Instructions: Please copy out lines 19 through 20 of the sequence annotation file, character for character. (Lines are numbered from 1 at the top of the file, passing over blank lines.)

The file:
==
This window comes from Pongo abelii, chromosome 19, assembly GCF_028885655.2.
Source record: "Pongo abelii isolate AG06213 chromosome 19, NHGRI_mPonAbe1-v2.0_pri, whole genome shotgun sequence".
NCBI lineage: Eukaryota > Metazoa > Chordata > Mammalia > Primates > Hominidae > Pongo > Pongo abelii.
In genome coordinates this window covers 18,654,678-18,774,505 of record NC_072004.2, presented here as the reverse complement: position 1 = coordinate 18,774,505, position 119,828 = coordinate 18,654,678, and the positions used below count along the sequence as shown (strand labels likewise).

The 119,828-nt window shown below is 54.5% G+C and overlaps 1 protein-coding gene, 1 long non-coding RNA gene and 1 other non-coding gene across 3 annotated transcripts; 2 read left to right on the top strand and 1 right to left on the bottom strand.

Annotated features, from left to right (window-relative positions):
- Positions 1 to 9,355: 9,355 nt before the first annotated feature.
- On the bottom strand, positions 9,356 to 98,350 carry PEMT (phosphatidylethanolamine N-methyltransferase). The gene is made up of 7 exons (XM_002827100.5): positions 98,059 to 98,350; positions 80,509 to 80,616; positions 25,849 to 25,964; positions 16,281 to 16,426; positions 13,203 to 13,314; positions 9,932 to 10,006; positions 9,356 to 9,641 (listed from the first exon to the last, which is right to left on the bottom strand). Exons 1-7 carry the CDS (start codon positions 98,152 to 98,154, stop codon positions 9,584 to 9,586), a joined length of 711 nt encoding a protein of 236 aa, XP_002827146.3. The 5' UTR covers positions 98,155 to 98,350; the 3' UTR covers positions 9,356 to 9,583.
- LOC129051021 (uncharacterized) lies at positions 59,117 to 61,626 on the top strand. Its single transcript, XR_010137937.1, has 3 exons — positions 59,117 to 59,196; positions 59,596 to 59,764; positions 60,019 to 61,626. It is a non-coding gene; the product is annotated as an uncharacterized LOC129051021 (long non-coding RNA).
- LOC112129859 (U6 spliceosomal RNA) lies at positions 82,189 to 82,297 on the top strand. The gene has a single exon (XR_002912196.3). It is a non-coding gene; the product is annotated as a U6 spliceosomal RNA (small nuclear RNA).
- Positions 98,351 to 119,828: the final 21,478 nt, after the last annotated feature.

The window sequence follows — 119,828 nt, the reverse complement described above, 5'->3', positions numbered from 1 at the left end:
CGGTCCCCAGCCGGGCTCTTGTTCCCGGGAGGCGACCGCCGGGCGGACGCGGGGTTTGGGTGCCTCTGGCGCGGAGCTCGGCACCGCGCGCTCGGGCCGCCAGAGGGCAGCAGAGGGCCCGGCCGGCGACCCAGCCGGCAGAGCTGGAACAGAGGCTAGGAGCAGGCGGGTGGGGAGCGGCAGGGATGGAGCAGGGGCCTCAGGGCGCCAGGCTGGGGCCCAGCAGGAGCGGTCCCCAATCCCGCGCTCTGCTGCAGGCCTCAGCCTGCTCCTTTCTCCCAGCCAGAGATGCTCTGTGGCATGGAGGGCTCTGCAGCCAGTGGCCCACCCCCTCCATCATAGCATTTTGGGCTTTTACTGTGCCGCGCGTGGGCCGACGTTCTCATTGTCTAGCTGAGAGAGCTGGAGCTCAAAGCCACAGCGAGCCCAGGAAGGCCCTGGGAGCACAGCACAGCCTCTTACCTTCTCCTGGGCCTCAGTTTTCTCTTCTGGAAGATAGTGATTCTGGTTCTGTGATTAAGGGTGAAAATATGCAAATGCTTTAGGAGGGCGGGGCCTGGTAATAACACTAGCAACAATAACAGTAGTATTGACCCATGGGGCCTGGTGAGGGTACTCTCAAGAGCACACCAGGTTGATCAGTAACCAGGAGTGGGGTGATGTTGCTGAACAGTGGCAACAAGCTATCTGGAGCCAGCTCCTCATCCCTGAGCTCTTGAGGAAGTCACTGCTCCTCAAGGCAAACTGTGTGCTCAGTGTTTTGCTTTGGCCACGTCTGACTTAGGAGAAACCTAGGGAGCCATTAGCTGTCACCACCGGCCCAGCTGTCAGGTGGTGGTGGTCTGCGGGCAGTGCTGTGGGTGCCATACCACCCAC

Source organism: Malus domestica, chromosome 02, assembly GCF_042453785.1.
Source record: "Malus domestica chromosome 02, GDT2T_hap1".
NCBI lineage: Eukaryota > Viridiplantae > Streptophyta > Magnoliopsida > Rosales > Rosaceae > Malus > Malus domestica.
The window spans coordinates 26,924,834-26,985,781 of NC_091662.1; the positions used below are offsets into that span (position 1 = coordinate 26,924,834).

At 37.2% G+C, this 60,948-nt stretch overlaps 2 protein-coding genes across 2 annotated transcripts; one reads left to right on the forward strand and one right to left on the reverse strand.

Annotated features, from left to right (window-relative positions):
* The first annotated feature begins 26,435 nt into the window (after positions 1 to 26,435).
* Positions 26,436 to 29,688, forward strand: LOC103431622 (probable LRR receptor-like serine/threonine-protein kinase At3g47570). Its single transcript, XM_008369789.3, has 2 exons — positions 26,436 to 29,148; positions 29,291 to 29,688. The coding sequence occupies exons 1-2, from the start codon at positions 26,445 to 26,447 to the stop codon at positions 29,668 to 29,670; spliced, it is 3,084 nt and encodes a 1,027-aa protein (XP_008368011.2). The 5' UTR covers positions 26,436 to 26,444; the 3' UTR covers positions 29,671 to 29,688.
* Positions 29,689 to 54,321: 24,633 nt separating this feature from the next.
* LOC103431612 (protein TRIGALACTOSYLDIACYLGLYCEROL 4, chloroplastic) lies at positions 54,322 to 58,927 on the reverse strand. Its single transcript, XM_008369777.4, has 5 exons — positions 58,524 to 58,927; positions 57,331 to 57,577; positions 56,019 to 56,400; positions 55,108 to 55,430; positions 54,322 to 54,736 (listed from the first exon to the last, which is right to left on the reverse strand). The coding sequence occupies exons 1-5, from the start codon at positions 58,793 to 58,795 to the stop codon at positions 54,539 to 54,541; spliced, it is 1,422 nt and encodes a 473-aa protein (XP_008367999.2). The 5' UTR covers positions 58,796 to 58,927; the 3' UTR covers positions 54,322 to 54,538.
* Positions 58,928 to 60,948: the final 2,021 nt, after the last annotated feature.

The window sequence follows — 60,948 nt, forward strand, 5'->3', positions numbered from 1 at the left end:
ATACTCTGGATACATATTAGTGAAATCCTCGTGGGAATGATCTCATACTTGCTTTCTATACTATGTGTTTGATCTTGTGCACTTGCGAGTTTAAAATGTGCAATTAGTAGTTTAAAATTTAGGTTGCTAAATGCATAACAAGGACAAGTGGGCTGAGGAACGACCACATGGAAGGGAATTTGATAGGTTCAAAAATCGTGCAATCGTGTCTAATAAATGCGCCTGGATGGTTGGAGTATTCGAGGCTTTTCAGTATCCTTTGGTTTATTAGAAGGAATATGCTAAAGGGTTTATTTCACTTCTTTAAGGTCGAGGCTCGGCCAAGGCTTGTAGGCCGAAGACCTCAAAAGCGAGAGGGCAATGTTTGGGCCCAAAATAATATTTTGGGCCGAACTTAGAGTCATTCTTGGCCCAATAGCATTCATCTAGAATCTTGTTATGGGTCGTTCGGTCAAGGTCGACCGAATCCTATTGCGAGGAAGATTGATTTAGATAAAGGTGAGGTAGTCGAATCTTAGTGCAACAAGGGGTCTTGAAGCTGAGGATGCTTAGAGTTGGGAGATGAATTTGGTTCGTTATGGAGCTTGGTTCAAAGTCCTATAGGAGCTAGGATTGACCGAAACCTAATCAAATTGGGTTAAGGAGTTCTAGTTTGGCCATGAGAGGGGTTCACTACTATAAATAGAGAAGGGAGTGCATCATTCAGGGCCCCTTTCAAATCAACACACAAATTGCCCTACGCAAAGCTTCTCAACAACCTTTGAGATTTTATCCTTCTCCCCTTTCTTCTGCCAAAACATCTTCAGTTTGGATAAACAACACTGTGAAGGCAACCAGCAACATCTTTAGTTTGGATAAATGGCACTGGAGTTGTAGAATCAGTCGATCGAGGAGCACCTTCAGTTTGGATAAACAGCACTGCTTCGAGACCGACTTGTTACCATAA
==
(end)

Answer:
Annotated features, from left to right (window-relative positions):
* The first annotated feature begins 26,435 nt into the window (after positions 1 to 26,435).